Where Are You Going Wednesday? Massachusetts Institute of Technology

Where Are You Going Wednesday? Massachusetts Institute of Technology

By Paulina Michael

With an acceptance rate of 7.7% in 2014, Massachusetts Institute of Technology is known as one of the most elite schools in the country. Seniors Shavina Chau and Jeremy Sands shared their takes on admission into the school.

NWN: What clubs and activities have you been involved in?

Chau:  I’ve been in Math Team, Scholastic Bowl, and the Sci-Fi club for all four years. I’ve also been a tutor at the Literacy Center for three years. This year, I’m in National Honor Society. Outside of school, I’ve volunteered as a summer camp counselor as well as at the Skokie Public Library.

Sands: I’ve been on the diving team and the gymnastics team for all 4 years

NWN: How did you narrow down your options to MIT?

Chau: MIT was already one of my top choices when I started looking at colleges. I plan on studying computer science, and MIT is one of the best schools in the country for that. I applied to several other top tier schools, but I was actually rejected from most of them. With only a couple of colleges to choose from, it was pretty easy to pick MIT. Also, the weather around Boston is pretty similar to Chicago weather, so at least I’ll be used to the climate.

Sands:I used naviance to narrow down to schools with good engineering and Division III diving. I ended up mostly looking at MIT, Carnegie Mellon, and Case Western.

NWN: Did you visit the campus prior to your admission? If so,what’d you like the most?

Chau: During spring break last year, my family and I traveled to the East Coast and toured a lot of colleges, like Harvard, Yale, and MIT. I totally loved walking around the MIT campus – there’s a ton of crazy-looking buildings with different stories behind them. For example, there’s one building shaped like a giant 30-60-90 right triangle, and supposedly you can tell your exact location in the building by looking out the windows. There’s also a small temple with a little moat of water flowing around it, and there are windows near the bottom that allow light to reflect off the water, creating cool patterns on the inside walls.

Sands:  I did visit the campus before applying. I went in expecting everyone to be very stressed out and antisocial but I was very surprised. MIT students were friendly and social and it was very different from stereotype of nerdy, overly competitive MIT students. I really liked the importance there of teamwork, friendliness, and enjoying life.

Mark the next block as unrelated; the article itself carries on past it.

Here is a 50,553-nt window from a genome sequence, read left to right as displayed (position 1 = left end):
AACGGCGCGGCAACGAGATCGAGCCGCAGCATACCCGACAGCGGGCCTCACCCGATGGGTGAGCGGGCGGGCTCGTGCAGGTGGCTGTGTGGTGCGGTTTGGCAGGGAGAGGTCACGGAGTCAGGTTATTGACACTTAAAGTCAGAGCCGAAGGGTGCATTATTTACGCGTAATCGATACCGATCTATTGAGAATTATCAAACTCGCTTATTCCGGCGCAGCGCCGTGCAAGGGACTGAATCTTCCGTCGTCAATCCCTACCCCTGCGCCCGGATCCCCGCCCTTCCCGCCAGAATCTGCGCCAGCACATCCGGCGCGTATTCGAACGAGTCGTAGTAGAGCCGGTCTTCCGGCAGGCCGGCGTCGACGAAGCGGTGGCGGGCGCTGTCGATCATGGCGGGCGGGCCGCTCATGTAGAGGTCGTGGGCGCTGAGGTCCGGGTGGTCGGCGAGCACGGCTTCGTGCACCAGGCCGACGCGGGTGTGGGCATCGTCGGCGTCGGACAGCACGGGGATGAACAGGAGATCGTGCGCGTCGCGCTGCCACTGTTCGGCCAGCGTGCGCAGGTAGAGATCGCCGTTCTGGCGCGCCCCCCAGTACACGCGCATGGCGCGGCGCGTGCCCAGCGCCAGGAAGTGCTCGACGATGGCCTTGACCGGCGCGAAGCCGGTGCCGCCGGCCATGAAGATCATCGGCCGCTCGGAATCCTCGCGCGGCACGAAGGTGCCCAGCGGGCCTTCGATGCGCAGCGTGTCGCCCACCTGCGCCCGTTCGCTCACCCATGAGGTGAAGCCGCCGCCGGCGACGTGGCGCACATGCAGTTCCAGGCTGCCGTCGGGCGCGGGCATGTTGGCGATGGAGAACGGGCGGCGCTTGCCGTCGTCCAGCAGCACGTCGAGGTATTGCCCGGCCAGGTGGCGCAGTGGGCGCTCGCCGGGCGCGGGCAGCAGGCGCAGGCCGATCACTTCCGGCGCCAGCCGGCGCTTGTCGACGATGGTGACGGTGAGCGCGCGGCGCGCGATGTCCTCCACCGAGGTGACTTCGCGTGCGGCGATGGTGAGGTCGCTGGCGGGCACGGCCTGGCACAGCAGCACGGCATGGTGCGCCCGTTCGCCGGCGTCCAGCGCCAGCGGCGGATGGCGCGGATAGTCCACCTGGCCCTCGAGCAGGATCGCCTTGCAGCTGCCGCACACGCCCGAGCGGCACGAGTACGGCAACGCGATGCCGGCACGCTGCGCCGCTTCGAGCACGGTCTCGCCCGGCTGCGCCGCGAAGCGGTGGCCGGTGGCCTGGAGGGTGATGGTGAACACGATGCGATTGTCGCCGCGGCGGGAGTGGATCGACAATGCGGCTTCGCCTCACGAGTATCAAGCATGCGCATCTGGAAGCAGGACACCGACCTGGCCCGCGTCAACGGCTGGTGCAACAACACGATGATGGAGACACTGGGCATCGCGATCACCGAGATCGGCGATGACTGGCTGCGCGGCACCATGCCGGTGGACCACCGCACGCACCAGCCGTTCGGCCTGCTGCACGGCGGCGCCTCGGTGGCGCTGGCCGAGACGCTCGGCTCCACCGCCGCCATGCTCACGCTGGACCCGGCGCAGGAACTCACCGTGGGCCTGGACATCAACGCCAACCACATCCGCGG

NWN: What are you most excited for next year?

Chau:  I’m really excited to meet my new classmates. People from all over the country and the world are going to be studying and interacting in one place, which is an amazing opportunity to expand your world view.

Sands: I’m really excited to meet new people and try new things. Cambridge/Boston is a great area; there’s so much to do and it’s full of college students.

NWN: What advice do you have for students hoping to also attend MIT in the future?

Chau: I think the most important advice is to be yourself. I know it sounds cliche, but being original and passionate about your interests is the best way to make your college application essays stand out. Colleges aren’t looking for robots who always earn perfect grades and perfect test scores. That’s not to say that students should slack off all the time, but you should try to make the most out of high school – try out new clubs, join a sports team, or sign up for an art class.

Sands:  My advice to underclassmen would be to work hard but don’t pander to the admission’s office. Don’t do hundreds of activities and stress yourself out. Don’t do extracurriculars that you don’t enjoy just to beef up your resume. Find something you enjoy and do it and do it well. Try to keep your grades good but also show that you have outside interests that you are passionate about.